Results

**1 - 2**of**2**### LOCALITY OF CONNECTIVE CONSTANTS, II. CAYLEY GRAPHS

"... Abstract. The connective constant µ(G) of a transitive graph G is the exponential growth rate of the number of self-avoiding walks from a given origin. In earlier work of Grimmett and Li, a locality theorem was proved for connective constants, namely, that the connective constants of two graphs are ..."

Abstract
- Add to MetaCart

(Show Context)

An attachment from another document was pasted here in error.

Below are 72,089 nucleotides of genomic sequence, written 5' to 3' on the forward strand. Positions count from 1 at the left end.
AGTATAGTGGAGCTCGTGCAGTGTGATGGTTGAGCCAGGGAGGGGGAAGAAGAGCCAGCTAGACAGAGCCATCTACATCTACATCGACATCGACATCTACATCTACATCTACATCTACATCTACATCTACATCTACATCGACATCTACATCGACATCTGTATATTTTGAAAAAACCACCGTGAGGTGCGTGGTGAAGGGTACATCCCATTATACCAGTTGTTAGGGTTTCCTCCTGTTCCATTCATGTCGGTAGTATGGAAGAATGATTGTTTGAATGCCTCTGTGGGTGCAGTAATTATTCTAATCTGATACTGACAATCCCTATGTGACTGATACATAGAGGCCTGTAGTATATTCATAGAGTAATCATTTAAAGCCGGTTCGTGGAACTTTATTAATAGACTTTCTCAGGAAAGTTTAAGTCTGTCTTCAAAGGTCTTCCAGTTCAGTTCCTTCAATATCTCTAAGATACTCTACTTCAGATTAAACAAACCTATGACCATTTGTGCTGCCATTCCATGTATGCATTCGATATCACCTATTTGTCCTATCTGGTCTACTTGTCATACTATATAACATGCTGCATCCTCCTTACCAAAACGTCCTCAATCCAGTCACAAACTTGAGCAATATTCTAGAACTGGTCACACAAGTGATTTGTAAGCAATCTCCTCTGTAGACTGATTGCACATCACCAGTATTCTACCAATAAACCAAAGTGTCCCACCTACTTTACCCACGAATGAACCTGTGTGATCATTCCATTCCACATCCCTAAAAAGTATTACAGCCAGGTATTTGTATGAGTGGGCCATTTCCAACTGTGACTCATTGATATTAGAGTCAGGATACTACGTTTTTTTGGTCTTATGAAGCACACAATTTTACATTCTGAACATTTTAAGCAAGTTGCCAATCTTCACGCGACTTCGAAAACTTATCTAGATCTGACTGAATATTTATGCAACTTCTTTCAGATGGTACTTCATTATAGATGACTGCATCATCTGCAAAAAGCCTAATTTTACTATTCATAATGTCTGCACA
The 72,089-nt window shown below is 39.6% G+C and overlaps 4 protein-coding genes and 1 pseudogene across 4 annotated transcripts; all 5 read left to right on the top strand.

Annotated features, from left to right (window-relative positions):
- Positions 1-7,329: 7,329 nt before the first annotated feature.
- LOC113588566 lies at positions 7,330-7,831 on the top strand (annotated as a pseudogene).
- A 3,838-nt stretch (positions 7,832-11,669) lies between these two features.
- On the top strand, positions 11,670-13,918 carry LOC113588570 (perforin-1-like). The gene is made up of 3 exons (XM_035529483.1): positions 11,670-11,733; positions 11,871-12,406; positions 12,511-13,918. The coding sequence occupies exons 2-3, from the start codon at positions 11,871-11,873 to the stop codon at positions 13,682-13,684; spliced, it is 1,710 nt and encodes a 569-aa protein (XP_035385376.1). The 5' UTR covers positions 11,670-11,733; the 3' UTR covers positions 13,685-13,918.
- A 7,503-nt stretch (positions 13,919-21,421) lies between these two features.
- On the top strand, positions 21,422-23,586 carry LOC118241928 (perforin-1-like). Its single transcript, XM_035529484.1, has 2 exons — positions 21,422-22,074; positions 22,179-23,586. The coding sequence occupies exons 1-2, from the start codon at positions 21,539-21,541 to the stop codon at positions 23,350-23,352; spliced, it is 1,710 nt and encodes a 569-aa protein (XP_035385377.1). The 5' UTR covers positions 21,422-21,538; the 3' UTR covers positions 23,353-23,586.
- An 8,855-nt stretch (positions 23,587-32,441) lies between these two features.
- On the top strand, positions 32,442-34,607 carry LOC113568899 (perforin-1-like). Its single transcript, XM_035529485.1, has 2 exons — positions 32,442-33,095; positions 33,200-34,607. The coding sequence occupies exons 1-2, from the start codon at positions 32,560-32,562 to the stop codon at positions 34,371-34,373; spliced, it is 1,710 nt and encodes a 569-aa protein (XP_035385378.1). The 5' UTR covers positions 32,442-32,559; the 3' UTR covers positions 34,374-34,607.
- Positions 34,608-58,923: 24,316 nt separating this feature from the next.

Abstract. The connective constant µ(G) of a transitive graph G is the exponential growth rate of the number of self-avoiding walks from a given origin. In earlier work of Grimmett and Li, a locality theorem was proved for connective constants, namely, that the connective constants of two graphs are close in value whenever the graphs agree on a large ball around the origin. A condition of the theorem was that the graphs support so-called 'graph height functions'. When the graphs are Cayley graphs of finitely generated groups, there is a special type of graph height function termed here a 'group height function'. A necessary and sufficient condition for the existence of a group height function is presented, and then applied in the context of the locality of connective constants for Cayley graphs. Locality may thereby be established for a variety of groups including finitely generated solvable groups. It is proved that a large class of transitive graphs (and hence Cayley graphs) support graph height functions that are in addition harmonic on the graph. This extends an earlier constructive proof of Grimmett and Li, but subject to additional conditions of normality and unimodularity which are fairly benign in the context of Cayley graphs. Group height functions, as well as the graph height functions of the previous paragraph, are non-constant harmonic functions with linear growth and an additional property of having periodic differences. The existence of such functions on Cayley graphs is a topic of interest beyond their applications in the theory of self-avoiding walks.